Screw-tightened thirty-one years afterwards by the Torricelli Act and then again in March 1996, the Cuban Blockade unquestionably has skewered the island. The local peso basically worthless, "shortage" is the operative word. Lines form for everything, though nothing is available, from medical supplies or food to replacement parts for the "Yank tanks," those beautiful vintage U.S. cars. Inventamos, they laugh, we invent, improvise, think on our feet, and Cuba's hospitable people miraculously survive.
This is not at all the dour Communism of the pre-collapse Eastern Bloc but, rather, a brand unique to the Caribbean and the country. Despite the hurting and admittedly political régime, Spanish style streetlife thrives, there is a strong cinema culture nurtured through international festivals, museums flourish, and everywhere music is played and sung, listened to and, more, danced to. The soft air is seldom quiet, and Miami's reactionary Little Havana fails to capture its essence.
Although many of its musicians live and practice abroad, the enormous island half the size of all Great Britain remains an inspirational source to the rest of the world. The decision seemed almost foregone, that music professor and film producer, director and documentarian Gary Keys record the phenomenon. Seated in his open white convertible uptown in New York City, he recalls that, several years ago, "a colleague asked me to teach a master's course in Havana, Cuba," and the rest followed.
A few shots of Revolution monuments appear on-screen later, but much less frequently than in actuality, for the resultant work is apolitical. Despite an openly averred aim of uncovering the wellsprings of such musical culture in a society doubly burdened -- by the embargo and by its own government -- Cuba: Island of Music never emerges beyond a scattershot assemblage of amateurishly recorded street and club scenes intercut with clumsy, unenlightening interviews. That the subtitles are at times inadequate, or on-spot simultaneous voiced translations hard to catch, does not help, either.
Within any work in an art form, of course, what the artist chooses to include or exclude, for a variety of reasons, will invariably impart a particular slant. One might argue that Keys has loaded the dice selecting scenes of dancing, singing and playing. Yet such is the obvious vitality of the people and their music, that doubts are put aside and Cuba comes across as truly an isle of joyful rhythm.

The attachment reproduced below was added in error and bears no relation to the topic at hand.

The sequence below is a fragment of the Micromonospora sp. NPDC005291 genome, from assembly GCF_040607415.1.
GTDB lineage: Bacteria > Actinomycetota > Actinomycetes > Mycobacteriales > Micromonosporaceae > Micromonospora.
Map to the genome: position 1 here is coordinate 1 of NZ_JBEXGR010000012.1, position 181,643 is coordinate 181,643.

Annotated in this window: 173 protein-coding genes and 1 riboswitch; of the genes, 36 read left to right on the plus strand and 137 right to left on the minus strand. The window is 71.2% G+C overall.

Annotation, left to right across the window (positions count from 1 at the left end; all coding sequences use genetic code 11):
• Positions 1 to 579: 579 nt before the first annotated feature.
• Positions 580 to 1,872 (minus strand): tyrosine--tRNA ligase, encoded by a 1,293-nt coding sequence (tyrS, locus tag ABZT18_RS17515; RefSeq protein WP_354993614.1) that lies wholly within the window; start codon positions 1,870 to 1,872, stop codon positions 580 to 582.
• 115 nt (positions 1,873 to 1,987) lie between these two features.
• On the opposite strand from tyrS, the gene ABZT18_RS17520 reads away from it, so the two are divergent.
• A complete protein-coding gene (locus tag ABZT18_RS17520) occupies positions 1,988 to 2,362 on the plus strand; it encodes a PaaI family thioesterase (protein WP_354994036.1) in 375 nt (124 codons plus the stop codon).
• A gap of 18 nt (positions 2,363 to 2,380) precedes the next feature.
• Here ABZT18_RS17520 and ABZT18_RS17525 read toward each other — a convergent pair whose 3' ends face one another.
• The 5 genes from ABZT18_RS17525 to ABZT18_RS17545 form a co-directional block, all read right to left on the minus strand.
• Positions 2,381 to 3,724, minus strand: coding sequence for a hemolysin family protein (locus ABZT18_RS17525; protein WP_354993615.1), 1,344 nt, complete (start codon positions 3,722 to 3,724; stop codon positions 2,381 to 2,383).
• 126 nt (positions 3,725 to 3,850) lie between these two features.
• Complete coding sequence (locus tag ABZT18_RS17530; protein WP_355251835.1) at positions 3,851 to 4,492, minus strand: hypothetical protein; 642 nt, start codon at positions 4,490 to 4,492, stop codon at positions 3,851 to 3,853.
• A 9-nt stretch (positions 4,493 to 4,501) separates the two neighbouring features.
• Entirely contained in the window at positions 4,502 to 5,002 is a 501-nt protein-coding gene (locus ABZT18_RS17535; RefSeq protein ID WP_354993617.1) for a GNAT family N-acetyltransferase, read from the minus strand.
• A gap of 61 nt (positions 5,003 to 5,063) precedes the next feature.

Instrumental and vocal, salsa and traditional bolero, 2/4- or 4/4-time rumba or rap, religious chanting, jazz, native and African-inspired, all percussion-driven, even Chinese-Cuban song, are balanced midway when two baseball-capped members of the all-female Grupo Quasi Jazz surprisingly do a duet on what seem showroom pianos, a Chopin etude, followed by the full group in bass-heavy up-tempo performance.
Joyous faces appear throughout, including children's, and there are also respectful shots of workers and machines -- one impressive angled view of huge twin gears -- of old automobiles and new camellos (double-length buses), old fortresses and peeling pastel apartment buildings, the harbor and ships, and everywhere people are swaying, dancing, participating, spontaneously or in choreographed chorus line. There are a few formal concerts, and numerous opinions are expressed, especially in repeated interviews with New York jazz musicians Billy Taylor and expatriate Chico O'Farrell.
Despite itself, this documentary does convey the infectious felt rhythms of the land, a musical heritage which held sway in the 1940s and has recently re-emerged to importance. "Despite itself," for the film really has no cinematic backbone and cuts and distributes its musical numbers and interviews unwisely and arranges them with no plan. That Cuba and its musical genius come out so strongly is a tribute to the island and its soul rather than the result of skill or organization in the filmmaking.
(Distributed by GothamJazz; not rated by MPAA.)